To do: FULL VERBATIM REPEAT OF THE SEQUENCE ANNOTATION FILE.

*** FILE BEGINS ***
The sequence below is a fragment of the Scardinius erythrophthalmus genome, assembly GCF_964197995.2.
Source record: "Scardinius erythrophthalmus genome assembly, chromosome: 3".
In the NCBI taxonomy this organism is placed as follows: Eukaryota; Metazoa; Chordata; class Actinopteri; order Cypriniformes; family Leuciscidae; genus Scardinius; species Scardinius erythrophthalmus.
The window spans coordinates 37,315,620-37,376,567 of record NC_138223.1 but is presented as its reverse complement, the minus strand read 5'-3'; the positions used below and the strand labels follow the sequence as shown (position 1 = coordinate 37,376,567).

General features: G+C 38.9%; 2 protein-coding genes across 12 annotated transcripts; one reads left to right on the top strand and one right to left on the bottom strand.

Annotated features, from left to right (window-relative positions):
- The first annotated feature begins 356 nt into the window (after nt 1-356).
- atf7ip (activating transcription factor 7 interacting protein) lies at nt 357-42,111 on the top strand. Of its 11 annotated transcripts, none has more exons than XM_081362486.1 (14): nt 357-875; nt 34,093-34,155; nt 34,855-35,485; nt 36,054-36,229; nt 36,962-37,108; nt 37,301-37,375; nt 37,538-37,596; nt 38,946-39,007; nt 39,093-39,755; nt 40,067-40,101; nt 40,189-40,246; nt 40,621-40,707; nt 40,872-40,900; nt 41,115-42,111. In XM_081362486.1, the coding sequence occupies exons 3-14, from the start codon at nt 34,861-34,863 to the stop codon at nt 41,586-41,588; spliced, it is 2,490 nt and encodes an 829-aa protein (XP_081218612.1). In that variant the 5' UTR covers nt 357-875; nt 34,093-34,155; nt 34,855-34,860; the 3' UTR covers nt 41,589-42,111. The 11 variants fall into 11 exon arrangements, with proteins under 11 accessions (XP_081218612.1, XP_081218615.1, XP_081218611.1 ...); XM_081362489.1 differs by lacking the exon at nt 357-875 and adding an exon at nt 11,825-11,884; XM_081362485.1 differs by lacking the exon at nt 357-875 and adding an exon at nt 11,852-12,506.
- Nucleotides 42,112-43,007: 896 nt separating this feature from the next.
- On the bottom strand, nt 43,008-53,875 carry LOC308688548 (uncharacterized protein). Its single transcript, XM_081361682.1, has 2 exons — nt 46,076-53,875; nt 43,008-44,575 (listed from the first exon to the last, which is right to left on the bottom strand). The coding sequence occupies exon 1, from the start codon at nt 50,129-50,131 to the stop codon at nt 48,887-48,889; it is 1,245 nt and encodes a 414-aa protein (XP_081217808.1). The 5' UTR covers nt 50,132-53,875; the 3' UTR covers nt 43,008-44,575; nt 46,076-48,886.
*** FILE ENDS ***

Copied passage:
The sequence below is a fragment of the Scardinius erythrophthalmus genome, assembly GCF_964197995.2.
Source record: "Scardinius erythrophthalmus genome assembly, chromosome: 3".
In the NCBI taxonomy this organism is placed as follows: Eukaryota; Metazoa; Chordata; class Actinopteri; order Cypriniformes; family Leuciscidae; genus Scardinius; species Scardinius erythrophthalmus.
The window spans coordinates 37,315,620-37,376,567 of record NC_138223.1 but is presented as its reverse complement, the minus strand read 5'-3'; the positions used below and the strand labels follow the sequence as shown (position 1 = coordinate 37,376,567).

General features: G+C 38.9%; 2 protein-coding genes across 12 annotated transcripts; one reads left to right on the top strand and one right to left on the bottom strand.

Annotated features, from left to right (window-relative positions):
- The first annotated feature begins 356 nt into the window (after nt 1-356).
- atf7ip (activating transcription factor 7 interacting protein) lies at nt 357-42,111 on the top strand. Of its 11 annotated transcripts, none has more exons than XM_081362486.1 (14): nt 357-875; nt 34,093-34,155; nt 34,855-35,485; nt 36,054-36,229; nt 36,962-37,108; nt 37,301-37,375; nt 37,538-37,596; nt 38,946-39,007; nt 39,093-39,755; nt 40,067-40,101; nt 40,189-40,246; nt 40,621-40,707; nt 40,872-40,900; nt 41,115-42,111. In XM_081362486.1, the coding sequence occupies exons 3-14, from the start codon at nt 34,861-34,863 to the stop codon at nt 41,586-41,588; spliced, it is 2,490 nt and encodes an 829-aa protein (XP_081218612.1). In that variant the 5' UTR covers nt 357-875; nt 34,093-34,155; nt 34,855-34,860; the 3' UTR covers nt 41,589-42,111. The 11 variants fall into 11 exon arrangements, with proteins under 11 accessions (XP_081218612.1, XP_081218615.1, XP_081218611.1 ...); XM_081362489.1 differs by lacking the exon at nt 357-875 and adding an exon at nt 11,825-11,884; XM_081362485.1 differs by lacking the exon at nt 357-875 and adding an exon at nt 11,852-12,506.
- Nucleotides 42,112-43,007: 896 nt separating this feature from the next.
- On the bottom strand, nt 43,008-53,875 carry LOC308688548 (uncharacterized protein). Its single transcript, XM_081361682.1, has 2 exons — nt 46,076-53,875; nt 43,008-44,575 (listed from the first exon to the last, which is right to left on the bottom strand). The coding sequence occupies exon 1, from the start codon at nt 50,129-50,131 to the stop codon at nt 48,887-48,889; it is 1,245 nt and encodes a 414-aa protein (XP_081217808.1). The 5' UTR covers nt 50,132-53,875; the 3' UTR covers nt 43,008-44,575; nt 46,076-48,886.